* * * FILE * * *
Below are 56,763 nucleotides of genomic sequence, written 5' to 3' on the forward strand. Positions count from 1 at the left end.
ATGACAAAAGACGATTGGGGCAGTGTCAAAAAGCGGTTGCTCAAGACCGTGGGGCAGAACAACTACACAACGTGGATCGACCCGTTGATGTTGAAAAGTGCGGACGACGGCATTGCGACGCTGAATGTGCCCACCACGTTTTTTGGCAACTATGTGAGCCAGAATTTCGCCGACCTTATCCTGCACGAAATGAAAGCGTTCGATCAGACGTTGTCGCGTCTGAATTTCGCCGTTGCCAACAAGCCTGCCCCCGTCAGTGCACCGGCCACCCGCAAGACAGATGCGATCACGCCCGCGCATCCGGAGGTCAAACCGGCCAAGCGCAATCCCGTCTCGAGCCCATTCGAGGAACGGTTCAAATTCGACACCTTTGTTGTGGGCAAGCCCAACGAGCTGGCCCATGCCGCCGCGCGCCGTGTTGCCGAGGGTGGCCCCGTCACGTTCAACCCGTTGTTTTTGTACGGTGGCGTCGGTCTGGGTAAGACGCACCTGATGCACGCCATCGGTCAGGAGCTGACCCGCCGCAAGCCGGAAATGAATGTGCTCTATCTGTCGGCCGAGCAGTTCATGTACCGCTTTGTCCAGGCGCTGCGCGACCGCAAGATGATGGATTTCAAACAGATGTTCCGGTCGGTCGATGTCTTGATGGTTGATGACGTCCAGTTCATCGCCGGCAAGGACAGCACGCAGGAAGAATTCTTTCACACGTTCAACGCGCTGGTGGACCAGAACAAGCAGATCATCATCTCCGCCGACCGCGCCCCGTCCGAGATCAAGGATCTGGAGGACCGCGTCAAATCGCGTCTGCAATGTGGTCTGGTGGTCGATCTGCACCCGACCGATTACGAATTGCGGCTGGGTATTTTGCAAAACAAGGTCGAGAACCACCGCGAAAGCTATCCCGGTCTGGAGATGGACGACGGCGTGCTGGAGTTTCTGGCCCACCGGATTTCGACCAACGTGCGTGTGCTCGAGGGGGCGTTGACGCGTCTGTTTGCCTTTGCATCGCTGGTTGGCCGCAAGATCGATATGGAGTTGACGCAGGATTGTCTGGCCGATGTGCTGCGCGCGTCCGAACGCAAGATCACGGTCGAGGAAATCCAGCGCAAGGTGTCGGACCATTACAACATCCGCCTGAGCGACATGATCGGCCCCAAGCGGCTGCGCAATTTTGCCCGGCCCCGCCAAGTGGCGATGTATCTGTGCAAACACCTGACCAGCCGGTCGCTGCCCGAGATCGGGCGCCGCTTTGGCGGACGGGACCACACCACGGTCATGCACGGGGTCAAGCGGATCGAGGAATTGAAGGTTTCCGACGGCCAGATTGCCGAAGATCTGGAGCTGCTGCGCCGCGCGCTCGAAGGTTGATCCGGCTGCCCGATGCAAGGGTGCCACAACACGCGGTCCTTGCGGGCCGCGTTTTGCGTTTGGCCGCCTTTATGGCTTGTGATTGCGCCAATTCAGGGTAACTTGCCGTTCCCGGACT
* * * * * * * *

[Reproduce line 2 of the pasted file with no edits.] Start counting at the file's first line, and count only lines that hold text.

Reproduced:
ATGACAAAAGACGATTGGGGCAGTGTCAAAAAGCGGTTGCTCAAGACCGTGGGGCAGAACAACTACACAACGTGGATCGACCCGTTGATGTTGAAAAGTGCGGACGACGGCATTGCGACGCTGAATGTGCCCACCACGTTTTTTGGCAACTATGTGAGCCAGAATTTCGCCGACCTTATCCTGCACGAAATGAAAGCGTTCGATCAGACGTTGTCGCGTCTGAATTTCGCCGTTGCCAACAAGCCTGCCCCCGTCAGTGCACCGGCCACCCGCAAGACAGATGCGATCACGCCCGCGCATCCGGAGGTCAAACCGGCCAAGCGCAATCCCGTCTCGAGCCCATTCGAGGAACGGTTCAAATTCGACACCTTTGTTGTGGGCAAGCCCAACGAGCTGGCCCATGCCGCCGCGCGCCGTGTTGCCGAGGGTGGCCCCGTCACGTTCAACCCGTTGTTTTTGTACGGTGGCGTCGGTCTGGGTAAGACGCACCTGATGCACGCCATCGGTCAGGAGCTGACCCGCCGCAAGCCGGAAATGAATGTGCTCTATCTGTCGGCCGAGCAGTTCATGTACCGCTTTGTCCAGGCGCTGCGCGACCGCAAGATGATGGATTTCAAACAGATGTTCCGGTCGGTCGATGTCTTGATGGTTGATGACGTCCAGTTCATCGCCGGCAAGGACAGCACGCAGGAAGAATTCTTTCACACGTTCAACGCGCTGGTGGACCAGAACAAGCAGATCATCATCTCCGCCGACCGCGCCCCGTCCGAGATCAAGGATCTGGAGGACCGCGTCAAATCGCGTCTGCAATGTGGTCTGGTGGTCGATCTGCACCCGACCGATTACGAATTGCGGCTGGGTATTTTGCAAAACAAGGTCGAGAACCACCGCGAAAGCTATCCCGGTCTGGAGATGGACGACGGCGTGCTGGAGTTTCTGGCCCACCGGATTTCGACCAACGTGCGTGTGCTCGAGGGGGCGTTGACGCGTCTGTTTGCCTTTGCATCGCTGGTTGGCCGCAAGATCGATATGGAGTTGACGCAGGATTGTCTGGCCGATGTGCTGCGCGCGTCCGAACGCAAGATCACGGTCGAGGAAATCCAGCGCAAGGTGTCGGACCATTACAACATCCGCCTGAGCGACATGATCGGCCCCAAGCGGCTGCGCAATTTTGCCCGGCCCCGCCAAGTGGCGATGTATCTGTGCAAACACCTGACCAGCCGGTCGCTGCCCGAGATCGGGCGCCGCTTTGGCGGACGGGACCACACCACGGTCATGCACGGGGTCAAGCGGATCGAGGAATTGAAGGTTTCCGACGGCCAGATTGCCGAAGATCTGGAGCTGCTGCGCCGCGCGCTCGAAGGTTGATCCGGCTGCCCGATGCAAGGGTGCCACAACACGCGGTCCTTGCGGGCCGCGTTTTGCGTTTGGCCGCCTTTATGGCTTGTGATTGCGCCAATTCAGGGTAACTTGCCGTTCCCGGACT